Department or Program
Primary Wellesley Thesis Advisor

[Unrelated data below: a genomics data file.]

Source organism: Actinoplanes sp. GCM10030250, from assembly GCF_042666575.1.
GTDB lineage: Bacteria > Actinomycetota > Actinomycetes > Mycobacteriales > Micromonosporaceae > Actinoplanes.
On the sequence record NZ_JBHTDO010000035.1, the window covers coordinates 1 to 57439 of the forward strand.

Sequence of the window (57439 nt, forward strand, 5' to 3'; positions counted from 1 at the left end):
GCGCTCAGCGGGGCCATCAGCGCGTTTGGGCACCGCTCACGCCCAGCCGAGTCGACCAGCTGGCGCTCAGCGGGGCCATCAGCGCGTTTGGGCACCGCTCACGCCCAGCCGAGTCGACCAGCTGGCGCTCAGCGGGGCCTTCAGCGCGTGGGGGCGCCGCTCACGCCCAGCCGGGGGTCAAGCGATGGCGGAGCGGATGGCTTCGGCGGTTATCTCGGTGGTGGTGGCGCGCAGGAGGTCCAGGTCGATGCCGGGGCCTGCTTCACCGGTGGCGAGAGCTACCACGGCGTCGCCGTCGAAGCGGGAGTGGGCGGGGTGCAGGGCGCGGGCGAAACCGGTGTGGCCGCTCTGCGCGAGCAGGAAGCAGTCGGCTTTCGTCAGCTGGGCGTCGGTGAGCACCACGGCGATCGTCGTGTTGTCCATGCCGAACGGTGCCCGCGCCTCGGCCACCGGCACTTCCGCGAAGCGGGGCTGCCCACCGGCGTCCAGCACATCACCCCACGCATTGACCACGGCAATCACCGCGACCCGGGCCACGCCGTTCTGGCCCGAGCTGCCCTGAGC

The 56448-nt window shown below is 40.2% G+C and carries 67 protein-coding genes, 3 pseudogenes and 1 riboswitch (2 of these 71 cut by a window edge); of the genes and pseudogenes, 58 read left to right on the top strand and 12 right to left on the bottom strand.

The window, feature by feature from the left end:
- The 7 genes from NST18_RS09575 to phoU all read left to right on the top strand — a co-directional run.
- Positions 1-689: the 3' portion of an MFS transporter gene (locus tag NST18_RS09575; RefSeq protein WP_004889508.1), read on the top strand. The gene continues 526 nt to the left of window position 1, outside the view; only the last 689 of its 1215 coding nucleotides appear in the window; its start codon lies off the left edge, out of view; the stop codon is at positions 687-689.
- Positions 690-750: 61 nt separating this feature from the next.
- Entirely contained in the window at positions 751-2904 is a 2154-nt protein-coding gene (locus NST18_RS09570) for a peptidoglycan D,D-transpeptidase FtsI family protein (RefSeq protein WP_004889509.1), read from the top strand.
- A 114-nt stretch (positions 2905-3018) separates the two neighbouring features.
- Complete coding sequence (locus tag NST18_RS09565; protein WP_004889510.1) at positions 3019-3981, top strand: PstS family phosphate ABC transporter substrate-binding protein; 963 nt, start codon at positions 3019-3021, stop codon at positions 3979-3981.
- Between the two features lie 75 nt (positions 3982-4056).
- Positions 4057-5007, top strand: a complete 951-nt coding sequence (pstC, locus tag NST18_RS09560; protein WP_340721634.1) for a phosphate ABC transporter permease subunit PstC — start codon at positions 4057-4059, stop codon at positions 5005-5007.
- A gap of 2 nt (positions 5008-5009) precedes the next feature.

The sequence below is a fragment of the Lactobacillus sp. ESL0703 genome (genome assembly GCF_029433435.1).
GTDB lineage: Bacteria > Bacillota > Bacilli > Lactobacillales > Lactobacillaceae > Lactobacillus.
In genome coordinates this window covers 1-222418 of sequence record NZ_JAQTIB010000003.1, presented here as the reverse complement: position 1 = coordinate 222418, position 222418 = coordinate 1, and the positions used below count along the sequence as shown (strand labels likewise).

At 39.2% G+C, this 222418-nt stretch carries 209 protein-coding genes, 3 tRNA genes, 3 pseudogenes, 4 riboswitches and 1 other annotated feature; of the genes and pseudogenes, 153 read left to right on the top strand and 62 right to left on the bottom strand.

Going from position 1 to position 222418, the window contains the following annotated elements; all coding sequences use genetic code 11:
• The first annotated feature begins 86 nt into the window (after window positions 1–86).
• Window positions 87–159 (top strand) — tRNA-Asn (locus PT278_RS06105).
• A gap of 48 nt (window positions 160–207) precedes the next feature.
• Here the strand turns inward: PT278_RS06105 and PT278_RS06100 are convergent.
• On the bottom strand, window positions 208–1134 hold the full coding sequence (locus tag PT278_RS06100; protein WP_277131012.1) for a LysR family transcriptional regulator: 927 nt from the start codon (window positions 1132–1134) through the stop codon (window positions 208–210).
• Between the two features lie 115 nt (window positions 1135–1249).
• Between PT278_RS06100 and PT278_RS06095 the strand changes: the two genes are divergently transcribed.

The Man of Law, The Wife of Bath, and The Pardoner all have their identities mired in medieval clerical discourse; possessing mostly orthodox discourse at their arsenal, they define themselves through the language of the clerical while simultaneously subverting the same language that binds them. What becomes apparent through a close-reading of the text, however, is their struggle, not their success, in establishing their own authority in medieval society as represented by the circle of Canterbury pilgrims. The Man of Law boasts of his occupation and credentials in order to substantiate his claims of understanding God’s mysterious ways, but comes across as rather bumbling and foolish in his futile attempts to apply religious concepts to material success. The Wife of Bath strives to establish herself as an alternative authority to the male-dominated Church, but finds herself, in her concerns and spirit, confined to clerical language; she can only use the literal interpretation of the Bible to defend herself against the slander made by the Church, and this is not so much an example of heresy as it is evidence of being constrained by the language we seek to subvert. The Pardoner is perhaps the most difficult figure to read. Ultimately, however, he faces the same problem of trying to pin down his authoritative value within clerical discourse. This thesis focuses on the struggle of transcending the clerical language that confined medieval society and identity as depicted in Geoffrey Chaucer's Canterbury Tales.